Despite the rise of electronic media, direct marketing is still a very powerful tool in your arsenal, especially when you want to make a personal impression.
Our new regular contributor, Robyn Simpson, from Market Smartly shows us how to set your direct marketing campaign up for success.
Despite the rise of electronic media, direct marketing is still a very powerful tool in your arsenal, especially when you want to make a personal impression. As a Real Estate Agent, direct marketing is a tool you should be considering to generate more leads and forge stronger relationships that will lead to sales and referrals. Our new regular contributor, Robyn Simpson, from Market Smartly shows us how to set your direct marketing campaign up for success.
Creating an effective direct marketing piece that generates a good response rate can a complex task. Not because any of the elements or parts of the process are complex; rather executing every single part of the process effectively takes time and careful planning. Still there are common mistakes that lots of people make which can include (and you should avoid these if possible):
- Selling right from the start rather than providing a solution or whetting the appetite and building rapport
- Not planning how (or by whom) the leads will be followed up
What factors affect a good response rate? I’ll start by saying I don’t mean to preach something that might sound very simple. However, if you have ever been disappointed with the response rate that you have had from a direct marketing campaign, then these tips are for you. And remember, “mass marketing” in the form of direct mail is not necessarily direct marketing; direct marketing is defined as where you communicate directly to your prospects, which could be via multiple channels, and not just direct mail. So although one of your approaches might be direct mail, it may not be the only one!
Tip 1: Direct marketing is an ongoing process not a one off activity
Always plan what the next contact will be. Plan your follow–ups and future contacts with your prospects allowing for every possible eventuality. For example, you may follow up with a phone call, then perhaps invite the prospect to an event, a little later you may like to introduce them to a good contact for them. Keep building the relationship using direct, personalised communications.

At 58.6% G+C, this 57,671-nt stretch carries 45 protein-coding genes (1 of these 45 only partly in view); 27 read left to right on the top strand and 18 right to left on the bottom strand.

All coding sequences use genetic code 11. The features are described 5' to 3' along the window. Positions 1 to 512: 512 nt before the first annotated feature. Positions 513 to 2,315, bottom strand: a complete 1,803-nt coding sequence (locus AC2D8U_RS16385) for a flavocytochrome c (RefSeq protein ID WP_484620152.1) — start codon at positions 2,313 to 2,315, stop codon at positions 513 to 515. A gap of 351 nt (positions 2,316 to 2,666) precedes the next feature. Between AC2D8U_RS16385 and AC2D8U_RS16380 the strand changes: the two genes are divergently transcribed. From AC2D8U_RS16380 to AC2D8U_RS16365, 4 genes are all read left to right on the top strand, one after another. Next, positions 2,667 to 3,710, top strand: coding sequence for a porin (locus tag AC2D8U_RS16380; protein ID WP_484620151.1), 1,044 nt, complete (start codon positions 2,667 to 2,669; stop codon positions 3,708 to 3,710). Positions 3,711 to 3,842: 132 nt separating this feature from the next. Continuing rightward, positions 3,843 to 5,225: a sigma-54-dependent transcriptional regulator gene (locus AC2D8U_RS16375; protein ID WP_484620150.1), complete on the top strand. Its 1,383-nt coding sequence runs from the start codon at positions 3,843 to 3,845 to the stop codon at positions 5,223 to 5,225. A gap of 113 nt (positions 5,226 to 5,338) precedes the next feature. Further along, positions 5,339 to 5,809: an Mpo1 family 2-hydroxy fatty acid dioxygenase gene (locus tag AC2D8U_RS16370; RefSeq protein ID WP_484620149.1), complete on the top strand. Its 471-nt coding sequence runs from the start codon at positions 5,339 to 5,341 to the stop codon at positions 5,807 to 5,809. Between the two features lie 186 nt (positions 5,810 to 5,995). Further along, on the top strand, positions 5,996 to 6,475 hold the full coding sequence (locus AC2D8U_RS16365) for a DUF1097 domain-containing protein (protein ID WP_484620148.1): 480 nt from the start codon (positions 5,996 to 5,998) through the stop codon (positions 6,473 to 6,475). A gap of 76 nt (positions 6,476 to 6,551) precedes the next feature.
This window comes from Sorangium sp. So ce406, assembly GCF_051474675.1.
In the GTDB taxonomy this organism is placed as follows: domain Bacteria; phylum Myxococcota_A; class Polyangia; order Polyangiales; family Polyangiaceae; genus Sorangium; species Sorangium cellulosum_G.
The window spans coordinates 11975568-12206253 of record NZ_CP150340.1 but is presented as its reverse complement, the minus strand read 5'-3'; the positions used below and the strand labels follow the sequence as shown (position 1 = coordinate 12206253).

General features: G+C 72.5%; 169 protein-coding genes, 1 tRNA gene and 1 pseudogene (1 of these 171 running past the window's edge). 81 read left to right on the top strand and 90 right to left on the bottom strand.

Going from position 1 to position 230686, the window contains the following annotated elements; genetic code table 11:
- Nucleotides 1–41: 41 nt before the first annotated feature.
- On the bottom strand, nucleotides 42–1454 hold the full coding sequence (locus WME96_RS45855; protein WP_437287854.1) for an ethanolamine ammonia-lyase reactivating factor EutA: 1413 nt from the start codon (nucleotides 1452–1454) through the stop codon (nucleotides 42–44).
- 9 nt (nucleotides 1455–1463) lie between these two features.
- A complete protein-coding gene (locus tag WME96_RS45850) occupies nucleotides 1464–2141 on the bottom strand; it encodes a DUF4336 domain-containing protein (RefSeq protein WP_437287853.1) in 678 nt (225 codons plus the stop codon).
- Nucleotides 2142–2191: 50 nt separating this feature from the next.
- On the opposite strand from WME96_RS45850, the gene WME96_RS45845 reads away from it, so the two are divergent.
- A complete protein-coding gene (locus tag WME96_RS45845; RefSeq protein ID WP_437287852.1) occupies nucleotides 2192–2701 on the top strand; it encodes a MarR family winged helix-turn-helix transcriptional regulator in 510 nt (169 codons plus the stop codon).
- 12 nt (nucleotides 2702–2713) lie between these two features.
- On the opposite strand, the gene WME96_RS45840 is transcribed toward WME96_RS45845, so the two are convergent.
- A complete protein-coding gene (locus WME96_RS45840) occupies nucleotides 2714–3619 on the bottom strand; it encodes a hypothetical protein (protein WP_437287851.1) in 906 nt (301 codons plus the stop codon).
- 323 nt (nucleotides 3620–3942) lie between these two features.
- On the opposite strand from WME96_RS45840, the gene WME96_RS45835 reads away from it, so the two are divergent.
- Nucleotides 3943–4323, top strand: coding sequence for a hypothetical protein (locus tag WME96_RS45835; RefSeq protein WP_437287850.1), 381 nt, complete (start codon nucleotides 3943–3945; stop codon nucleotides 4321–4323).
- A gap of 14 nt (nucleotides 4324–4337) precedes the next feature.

Tip 2. Understand and know your potential prospects well
The more you know about your prospect the more relevant you can make your communications, offers and timing. We all know we need contact details. We also need to know if the prospect really is in the market for what we have to offer. It helps to know what their interests are, their lifestyle preferences, their goals and the list goes on.
Looking for new prospects to buy or sell can take some time, especially when the crucial factor is to build a good relationship. Use your direct marketing to get to know your prospects so you have a warm prospect when the time is right. A database that truly knows the prospects and clients is worth gold.
Tip 3: The offer needs to appeal strongly
If the offer is unappealing, your time and money has been wasted. Make sure your offer appeals to your prospect. Personalise it as much as you can. Give as much value as you can. Remember value doesn’t need to be expensive. For example, if the prospect is interested in wealth creation, take them to an appropriate seminar or give them a great book on the topic.
Tip 4: It’s about them not you
Respect the time of the prospect. A direct marketing piece that appeals to them, is timely and talks to their needs, wants and desires is much more effective than one that talks about someone trying to sell them something.
Always put yourself in the shoes of your prospect and develop your direct marketing piece from their perspective. Test the tone of the writing; if you are using ‘we’ frequently, it’s not about them it’s about you. There is a delicate balance between talking about yourself and connecting with your prospect.
Tip 5: Follow up, follow up, follow up
I’m sure I don’t need to tell you the importance of follow up, because you have probably been told this many times. The distinction I’d like to share is only send out a quantity you can actually follow up. When you follow up, remember you are doing so to be of service to the prospect and offer them something of value. It’s not about what they can do for you, it’s about what you can do to make their lives better, easier and more desirable. A low pressure, informal follow up will work better than a sales pitch. Another little trick I find works well is to tell your prospect when you will follow up. Then the follow up is a little warmer because it is expected.